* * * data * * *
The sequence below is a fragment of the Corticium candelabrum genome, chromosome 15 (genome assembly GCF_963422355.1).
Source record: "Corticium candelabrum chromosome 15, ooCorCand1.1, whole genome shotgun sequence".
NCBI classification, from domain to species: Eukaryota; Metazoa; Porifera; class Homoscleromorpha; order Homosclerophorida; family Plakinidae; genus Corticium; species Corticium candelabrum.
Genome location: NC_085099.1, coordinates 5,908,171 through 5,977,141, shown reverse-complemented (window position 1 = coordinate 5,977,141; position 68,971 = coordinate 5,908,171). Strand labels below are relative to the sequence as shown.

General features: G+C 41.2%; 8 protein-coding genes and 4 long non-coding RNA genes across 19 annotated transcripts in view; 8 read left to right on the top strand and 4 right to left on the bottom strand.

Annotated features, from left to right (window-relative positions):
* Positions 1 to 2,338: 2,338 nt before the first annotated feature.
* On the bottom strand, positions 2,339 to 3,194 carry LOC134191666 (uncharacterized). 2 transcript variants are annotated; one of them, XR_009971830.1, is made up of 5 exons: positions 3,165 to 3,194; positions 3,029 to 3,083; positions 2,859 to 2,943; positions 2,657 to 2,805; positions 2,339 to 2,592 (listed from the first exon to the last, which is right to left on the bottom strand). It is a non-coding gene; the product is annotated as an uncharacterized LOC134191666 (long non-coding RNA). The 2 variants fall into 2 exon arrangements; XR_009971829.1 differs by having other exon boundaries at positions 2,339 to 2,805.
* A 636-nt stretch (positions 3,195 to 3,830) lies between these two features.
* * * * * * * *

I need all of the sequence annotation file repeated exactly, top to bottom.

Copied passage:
The sequence below is a fragment of the Corticium candelabrum genome, chromosome 15 (genome assembly GCF_963422355.1).
Source record: "Corticium candelabrum chromosome 15, ooCorCand1.1, whole genome shotgun sequence".
NCBI classification, from domain to species: Eukaryota; Metazoa; Porifera; class Homoscleromorpha; order Homosclerophorida; family Plakinidae; genus Corticium; species Corticium candelabrum.
Genome location: NC_085099.1, coordinates 5,908,171 through 5,977,141, shown reverse-complemented (window position 1 = coordinate 5,977,141; position 68,971 = coordinate 5,908,171). Strand labels below are relative to the sequence as shown.

General features: G+C 41.2%; 8 protein-coding genes and 4 long non-coding RNA genes across 19 annotated transcripts in view; 8 read left to right on the top strand and 4 right to left on the bottom strand.

Annotated features, from left to right (window-relative positions):
* Positions 1 to 2,338: 2,338 nt before the first annotated feature.
* On the bottom strand, positions 2,339 to 3,194 carry LOC134191666 (uncharacterized). 2 transcript variants are annotated; one of them, XR_009971830.1, is made up of 5 exons: positions 3,165 to 3,194; positions 3,029 to 3,083; positions 2,859 to 2,943; positions 2,657 to 2,805; positions 2,339 to 2,592 (listed from the first exon to the last, which is right to left on the bottom strand). It is a non-coding gene; the product is annotated as an uncharacterized LOC134191666 (long non-coding RNA). The 2 variants fall into 2 exon arrangements; XR_009971829.1 differs by having other exon boundaries at positions 2,339 to 2,805.
* A 636-nt stretch (positions 3,195 to 3,830) lies between these two features.